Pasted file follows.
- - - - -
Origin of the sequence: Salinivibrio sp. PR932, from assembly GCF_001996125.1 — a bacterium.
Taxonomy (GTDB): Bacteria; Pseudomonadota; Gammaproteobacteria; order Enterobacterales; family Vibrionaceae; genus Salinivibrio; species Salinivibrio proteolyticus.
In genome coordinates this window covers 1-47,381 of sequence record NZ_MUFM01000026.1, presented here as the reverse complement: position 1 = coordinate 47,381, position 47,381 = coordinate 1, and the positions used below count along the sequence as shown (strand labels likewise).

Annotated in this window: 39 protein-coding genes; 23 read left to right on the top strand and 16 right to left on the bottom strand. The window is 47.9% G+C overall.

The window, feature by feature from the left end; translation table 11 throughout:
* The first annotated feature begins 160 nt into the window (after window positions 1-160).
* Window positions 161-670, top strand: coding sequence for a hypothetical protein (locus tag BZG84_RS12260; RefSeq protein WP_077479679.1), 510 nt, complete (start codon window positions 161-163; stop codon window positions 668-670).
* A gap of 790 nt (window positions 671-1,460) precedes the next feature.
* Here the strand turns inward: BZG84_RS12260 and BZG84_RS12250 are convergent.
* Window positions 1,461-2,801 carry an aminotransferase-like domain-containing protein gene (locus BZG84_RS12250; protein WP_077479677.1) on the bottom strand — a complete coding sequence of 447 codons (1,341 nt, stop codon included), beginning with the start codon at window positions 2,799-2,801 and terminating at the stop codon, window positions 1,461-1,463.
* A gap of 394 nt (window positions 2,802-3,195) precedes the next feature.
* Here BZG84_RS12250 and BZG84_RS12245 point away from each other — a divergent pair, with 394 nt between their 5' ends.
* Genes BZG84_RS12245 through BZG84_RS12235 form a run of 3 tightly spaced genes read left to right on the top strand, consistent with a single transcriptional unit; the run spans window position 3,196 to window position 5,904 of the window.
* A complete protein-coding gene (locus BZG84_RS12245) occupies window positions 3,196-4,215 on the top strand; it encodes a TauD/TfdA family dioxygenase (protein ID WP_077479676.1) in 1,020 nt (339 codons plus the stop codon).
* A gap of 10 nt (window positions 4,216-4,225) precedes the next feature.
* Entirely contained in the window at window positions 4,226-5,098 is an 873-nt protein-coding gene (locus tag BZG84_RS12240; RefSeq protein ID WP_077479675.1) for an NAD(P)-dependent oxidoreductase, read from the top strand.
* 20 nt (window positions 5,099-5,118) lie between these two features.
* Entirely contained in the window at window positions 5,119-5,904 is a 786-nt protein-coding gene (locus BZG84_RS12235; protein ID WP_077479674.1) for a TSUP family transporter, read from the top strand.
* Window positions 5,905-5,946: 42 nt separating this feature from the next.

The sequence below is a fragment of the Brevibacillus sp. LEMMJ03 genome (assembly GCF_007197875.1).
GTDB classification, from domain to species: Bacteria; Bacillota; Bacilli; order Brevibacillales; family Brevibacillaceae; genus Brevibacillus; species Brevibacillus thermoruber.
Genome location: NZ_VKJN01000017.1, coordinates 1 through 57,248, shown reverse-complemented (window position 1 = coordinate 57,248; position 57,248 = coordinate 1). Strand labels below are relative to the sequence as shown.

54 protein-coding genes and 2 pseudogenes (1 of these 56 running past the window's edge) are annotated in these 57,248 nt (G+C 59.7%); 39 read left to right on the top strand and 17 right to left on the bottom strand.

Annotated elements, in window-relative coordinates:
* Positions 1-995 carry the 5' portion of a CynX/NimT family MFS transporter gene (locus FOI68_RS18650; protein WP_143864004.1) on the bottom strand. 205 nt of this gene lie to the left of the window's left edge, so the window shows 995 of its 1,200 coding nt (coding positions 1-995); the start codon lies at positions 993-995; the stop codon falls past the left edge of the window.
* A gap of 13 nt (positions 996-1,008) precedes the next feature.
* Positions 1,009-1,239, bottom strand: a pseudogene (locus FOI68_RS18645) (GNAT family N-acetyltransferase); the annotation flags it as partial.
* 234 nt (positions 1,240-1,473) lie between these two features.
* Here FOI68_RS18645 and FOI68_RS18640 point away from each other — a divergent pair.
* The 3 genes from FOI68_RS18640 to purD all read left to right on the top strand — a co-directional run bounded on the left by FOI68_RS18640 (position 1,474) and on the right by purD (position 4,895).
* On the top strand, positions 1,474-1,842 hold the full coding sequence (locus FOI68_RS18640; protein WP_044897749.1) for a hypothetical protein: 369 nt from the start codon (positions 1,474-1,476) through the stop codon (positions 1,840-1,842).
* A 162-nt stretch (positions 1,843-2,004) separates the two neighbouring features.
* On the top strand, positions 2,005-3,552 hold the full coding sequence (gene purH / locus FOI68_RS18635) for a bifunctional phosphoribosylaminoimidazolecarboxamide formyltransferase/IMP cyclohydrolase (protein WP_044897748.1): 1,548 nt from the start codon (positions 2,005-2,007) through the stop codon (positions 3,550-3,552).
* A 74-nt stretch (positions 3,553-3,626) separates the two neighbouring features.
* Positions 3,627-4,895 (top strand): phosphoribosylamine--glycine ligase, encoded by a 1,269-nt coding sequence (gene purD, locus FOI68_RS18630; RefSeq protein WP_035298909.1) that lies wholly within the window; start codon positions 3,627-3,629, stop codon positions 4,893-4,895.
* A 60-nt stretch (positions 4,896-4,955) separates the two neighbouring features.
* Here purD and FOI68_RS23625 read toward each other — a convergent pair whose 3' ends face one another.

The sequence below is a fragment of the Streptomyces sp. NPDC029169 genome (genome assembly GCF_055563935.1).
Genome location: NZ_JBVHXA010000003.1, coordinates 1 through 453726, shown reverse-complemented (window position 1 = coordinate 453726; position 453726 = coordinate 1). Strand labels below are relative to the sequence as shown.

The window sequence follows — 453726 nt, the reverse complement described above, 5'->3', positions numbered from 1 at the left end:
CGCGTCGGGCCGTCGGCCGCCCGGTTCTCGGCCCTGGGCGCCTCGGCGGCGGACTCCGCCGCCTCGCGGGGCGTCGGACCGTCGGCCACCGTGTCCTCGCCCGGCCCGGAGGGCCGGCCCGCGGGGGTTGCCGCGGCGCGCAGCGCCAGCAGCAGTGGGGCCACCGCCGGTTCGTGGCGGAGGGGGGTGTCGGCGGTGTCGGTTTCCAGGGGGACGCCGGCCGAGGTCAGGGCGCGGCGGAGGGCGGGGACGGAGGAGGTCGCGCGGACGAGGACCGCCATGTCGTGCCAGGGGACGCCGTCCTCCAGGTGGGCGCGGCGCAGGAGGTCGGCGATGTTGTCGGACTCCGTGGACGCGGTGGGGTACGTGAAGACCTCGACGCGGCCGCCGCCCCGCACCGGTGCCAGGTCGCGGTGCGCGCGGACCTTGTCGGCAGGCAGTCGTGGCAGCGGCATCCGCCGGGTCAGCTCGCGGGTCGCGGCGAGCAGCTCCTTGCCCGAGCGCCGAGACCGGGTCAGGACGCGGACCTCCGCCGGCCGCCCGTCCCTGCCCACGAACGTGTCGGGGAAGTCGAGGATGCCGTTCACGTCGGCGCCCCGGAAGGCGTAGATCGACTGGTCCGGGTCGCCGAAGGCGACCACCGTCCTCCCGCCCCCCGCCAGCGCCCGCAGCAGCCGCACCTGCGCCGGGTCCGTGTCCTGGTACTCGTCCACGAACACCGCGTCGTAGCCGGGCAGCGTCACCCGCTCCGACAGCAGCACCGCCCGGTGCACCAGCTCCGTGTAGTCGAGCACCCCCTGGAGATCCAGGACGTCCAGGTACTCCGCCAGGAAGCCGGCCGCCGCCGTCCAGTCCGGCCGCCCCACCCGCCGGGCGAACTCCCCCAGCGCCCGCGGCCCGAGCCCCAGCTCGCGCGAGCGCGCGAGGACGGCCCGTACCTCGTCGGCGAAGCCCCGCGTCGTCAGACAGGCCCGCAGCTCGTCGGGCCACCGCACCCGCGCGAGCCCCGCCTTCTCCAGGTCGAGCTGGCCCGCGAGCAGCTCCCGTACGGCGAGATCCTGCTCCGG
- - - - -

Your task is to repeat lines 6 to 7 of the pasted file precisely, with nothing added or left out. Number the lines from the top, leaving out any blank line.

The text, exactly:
* The first annotated feature begins 160 nt into the window (after window positions 1-160).
* Window positions 161-670, top strand: coding sequence for a hypothetical protein (locus tag BZG84_RS12260; RefSeq protein WP_077479679.1), 510 nt, complete (start codon window positions 161-163; stop codon window positions 668-670).